The soul of Vancouver

Ross Lockhart has two books coming out this summer. One is Beyond Snakes and Shamrocks: St. Patrick’s Missional Leadership Lessons for Today (“Essentially, I ask the question, ‘Are there lessons from a missionary to a pre-Christian culture for us as missionaries to a post-Christian culture.'”)

The other, out this week, is The Soul of the City: Mapping the Spiritual Geography of Eleven Canadian Cities, for which he wrote the chapter on Vancouver. Following are two excerpts from that chapter.

A new religion

Traditionally, Christianity was one “bottle of glue” that helped form community cohesiveness in Canadian villages, towns and cities as franchises of Western Christendom set up shop in the British, French and Spanish colonies of North America. After all, it is Christianity that returns again and again to the question, “Who is my neighbour?”[1]

But here in the Pacific Northwest, or Cascadia[2], some argue that Christendom was never fully established. In her excellent work The Secular Northwest, historian Tina Block reminds us that census data today on both sides of the border indicate that “no religion” is now the number one religion in the region.[3] 

Block’s historical survey of faith in Cascadia found that, “Northwest secularity is most evident in the region’s strikingly low levels of involvement in, and attachment to, formal or organized religion.”[4]  

Angus Reid’s latest polling on religion in Canada confirms that BC is home to the highest proportion of Non-Believers at just over one-quarter (27%).[5]

If Christendom unraveled most quickly here on the west coast due to the shallow roots of a Constantinian baptized social structure, then one must ask, “What kind of belief system has replaced traditional religion” in this “spiritual not religious” landscape of steel and glass?  

In his book Cascadia, Douglas Todd suggests that environmentalism or care for creation is essentially the civil religion of the Pacific Northwest. While people may not feel a bond to each other as closely here in Vancouver as they might to neighbours “back east,” there is a close bond with nature and human beings’ responsible care for it.  

When the new Student Union Building opened two years ago at the University of British Columbia, my colleague Jason Byassee and I wandered over for lunch. At the end of our sushi and carrot juice meal, we gathered our garbage and stood, trays in hand, before a dazzling array of choices.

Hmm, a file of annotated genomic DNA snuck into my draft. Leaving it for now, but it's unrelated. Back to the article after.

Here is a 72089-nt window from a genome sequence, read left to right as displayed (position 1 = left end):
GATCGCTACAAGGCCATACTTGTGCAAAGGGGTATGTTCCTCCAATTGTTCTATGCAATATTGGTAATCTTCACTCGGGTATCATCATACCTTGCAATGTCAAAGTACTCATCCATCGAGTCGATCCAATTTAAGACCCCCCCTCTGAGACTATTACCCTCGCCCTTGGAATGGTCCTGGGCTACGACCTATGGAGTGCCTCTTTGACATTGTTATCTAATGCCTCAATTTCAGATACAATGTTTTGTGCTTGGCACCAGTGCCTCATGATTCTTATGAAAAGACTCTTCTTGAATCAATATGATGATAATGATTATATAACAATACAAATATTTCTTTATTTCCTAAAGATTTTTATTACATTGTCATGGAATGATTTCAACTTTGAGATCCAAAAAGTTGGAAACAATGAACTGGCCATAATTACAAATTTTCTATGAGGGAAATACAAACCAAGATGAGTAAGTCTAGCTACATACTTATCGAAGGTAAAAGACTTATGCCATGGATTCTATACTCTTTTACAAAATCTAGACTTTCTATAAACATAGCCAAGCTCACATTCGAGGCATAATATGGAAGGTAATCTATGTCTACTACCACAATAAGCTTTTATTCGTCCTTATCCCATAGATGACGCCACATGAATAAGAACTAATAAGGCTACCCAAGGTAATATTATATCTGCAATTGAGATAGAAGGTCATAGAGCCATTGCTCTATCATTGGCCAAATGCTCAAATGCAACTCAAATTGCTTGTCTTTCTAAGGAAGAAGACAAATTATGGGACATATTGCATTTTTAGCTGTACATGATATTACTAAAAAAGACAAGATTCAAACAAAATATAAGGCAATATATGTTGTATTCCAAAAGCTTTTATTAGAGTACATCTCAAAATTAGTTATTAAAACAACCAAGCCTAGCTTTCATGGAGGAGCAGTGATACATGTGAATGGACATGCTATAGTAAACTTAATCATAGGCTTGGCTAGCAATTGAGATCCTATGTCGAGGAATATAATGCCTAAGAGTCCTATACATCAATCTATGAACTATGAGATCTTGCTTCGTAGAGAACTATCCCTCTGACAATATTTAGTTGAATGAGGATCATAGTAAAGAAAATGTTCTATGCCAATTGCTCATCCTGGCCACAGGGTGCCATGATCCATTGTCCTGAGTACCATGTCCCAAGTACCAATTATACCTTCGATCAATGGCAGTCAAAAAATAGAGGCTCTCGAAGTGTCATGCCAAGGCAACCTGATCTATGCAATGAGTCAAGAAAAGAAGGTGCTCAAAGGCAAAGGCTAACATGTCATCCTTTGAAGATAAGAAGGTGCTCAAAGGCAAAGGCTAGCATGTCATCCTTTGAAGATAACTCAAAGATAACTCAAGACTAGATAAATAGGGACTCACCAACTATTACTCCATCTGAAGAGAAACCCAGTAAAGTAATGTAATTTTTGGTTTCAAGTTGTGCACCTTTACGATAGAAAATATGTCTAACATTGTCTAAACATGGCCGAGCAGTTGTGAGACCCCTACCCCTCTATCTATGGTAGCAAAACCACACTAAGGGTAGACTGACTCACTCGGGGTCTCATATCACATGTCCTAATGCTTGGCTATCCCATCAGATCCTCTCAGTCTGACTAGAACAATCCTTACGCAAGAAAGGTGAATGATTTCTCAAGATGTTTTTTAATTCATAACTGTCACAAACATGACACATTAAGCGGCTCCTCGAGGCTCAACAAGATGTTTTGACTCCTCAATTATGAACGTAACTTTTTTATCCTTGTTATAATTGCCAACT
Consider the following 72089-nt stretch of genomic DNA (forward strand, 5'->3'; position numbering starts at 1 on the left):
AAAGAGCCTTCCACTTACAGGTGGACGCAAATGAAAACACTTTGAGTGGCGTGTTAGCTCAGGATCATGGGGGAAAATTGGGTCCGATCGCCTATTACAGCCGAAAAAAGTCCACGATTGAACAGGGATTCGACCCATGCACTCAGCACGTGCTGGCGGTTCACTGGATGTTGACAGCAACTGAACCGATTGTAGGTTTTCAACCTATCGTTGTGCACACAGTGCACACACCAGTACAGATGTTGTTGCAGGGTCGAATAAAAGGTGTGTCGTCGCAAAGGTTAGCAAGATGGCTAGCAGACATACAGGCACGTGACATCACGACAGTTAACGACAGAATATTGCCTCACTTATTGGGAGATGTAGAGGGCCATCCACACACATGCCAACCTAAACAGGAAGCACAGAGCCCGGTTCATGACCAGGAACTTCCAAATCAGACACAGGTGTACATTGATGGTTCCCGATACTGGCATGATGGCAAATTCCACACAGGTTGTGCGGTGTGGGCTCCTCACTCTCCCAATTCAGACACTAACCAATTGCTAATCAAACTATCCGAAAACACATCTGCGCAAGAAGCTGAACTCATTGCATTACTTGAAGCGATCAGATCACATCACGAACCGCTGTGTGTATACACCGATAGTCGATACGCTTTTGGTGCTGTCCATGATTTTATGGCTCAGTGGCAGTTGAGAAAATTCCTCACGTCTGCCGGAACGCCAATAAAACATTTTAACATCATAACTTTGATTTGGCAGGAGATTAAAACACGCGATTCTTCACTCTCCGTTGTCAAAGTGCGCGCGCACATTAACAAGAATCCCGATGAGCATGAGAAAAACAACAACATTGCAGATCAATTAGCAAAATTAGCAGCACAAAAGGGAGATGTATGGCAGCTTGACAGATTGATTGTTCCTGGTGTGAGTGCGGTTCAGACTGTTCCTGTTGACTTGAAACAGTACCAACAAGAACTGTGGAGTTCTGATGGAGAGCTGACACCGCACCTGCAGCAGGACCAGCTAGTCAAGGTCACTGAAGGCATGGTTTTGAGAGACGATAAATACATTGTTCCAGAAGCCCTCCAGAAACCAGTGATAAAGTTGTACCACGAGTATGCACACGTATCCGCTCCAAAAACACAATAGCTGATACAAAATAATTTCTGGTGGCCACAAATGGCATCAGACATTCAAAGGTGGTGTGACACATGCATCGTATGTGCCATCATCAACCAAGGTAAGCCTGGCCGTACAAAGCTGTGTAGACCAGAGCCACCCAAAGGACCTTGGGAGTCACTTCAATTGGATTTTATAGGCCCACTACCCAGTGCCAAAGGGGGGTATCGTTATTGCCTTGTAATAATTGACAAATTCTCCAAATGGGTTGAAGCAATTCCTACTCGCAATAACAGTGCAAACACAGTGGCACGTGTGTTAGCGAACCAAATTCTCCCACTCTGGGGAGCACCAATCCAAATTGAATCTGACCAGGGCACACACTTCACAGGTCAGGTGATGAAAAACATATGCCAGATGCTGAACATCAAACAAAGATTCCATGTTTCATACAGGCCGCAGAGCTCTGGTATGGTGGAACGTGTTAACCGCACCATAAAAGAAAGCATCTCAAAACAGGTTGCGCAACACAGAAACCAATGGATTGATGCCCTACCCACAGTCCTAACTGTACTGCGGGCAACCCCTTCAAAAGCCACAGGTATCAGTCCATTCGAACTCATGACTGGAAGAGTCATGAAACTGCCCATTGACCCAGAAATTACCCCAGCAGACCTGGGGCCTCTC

Separate recycling options were offered for chopsticks and plastics and cans and compost and a million other things before one would finally surrender and put anything in the “garbage.”  

“Whoa,” I said, “you don’t want to get this wrong or you’ll be a social pariah around here.”  

“Man, we never had this kind of dilemma in North Carolina,” replied Jason.  

Environmentalism has become the new civic religion on the west coast.

[1] Luke 10:29.
[2] A term used to describe the shared geographic, social and cultural values of the Pacific Northwest region that includes Oregon, Washington State and British Columbia.
[3] Tina Block, The Secular NorthwestReligion and Irreligion in Everyday Postwar Life, (Vancouver: UBC Press, 2017), 2. In her scholarly treatment of religion in Cascadia, Block argues that historically, “Northwesterners were part of a regional culture that placed relatively little importance on formal religious connections.”
[4] Block, The Secular Northwest, 48.

God is on the move

Clearly, God is on the move in Vancouver. Old faltering expressions of Christianity are fading, and the Triune God is raising up new witnessing communities in the midst of this post-Christendom City of Glass. 

Missional leadership today in this context takes seriously the need to help people take steps towards faith in Jesus through adult catechesis and conversion. In a post-Christendom world, no one is “born Christian” and so disciples are made with intention and long-term commitment on behalf of the mission community or congregation. 

Michael Frost states, “Missional leaders don’t see changing the church as central to their cause; they want to change the whole world.”[1] Participating in the Missio Dei that Frost calls, “the unstoppable program of God’s unfurling kingdom on earth,” Christian leaders cannot “even conceive of how to control it, package it or franchise it.”[2] 

Freed from a Christendom past, Christian witness today in Vancouver is not trying to recover a time when the church had a privileged place in society. Instead, there is encouraging evidence of what a Christian minority looks like as “salt and light” in the community, pointing to the power and presence of the risen Christ at work in the world, in the midst of our ordinary, everyday lives.

[1] Frost, The Road to Missional:  Journey to the Centre of the Church, (GrandRapids:  Baker, 2011), 21.
[2] Ibid., 21.

Ross Lockhart

Ross Lockhart is associate professor at St. Andrew’s Hall at UBC and director of the Centre for Missional Leadership
He serves as the Presbyterian Director of Denominational Formation at Vancouver School of Theology, as well as Adjunct Professor of Homiletics at St. Mark’s College and Sessional Faculty at Regent College.

These excerpts are posted by permission.

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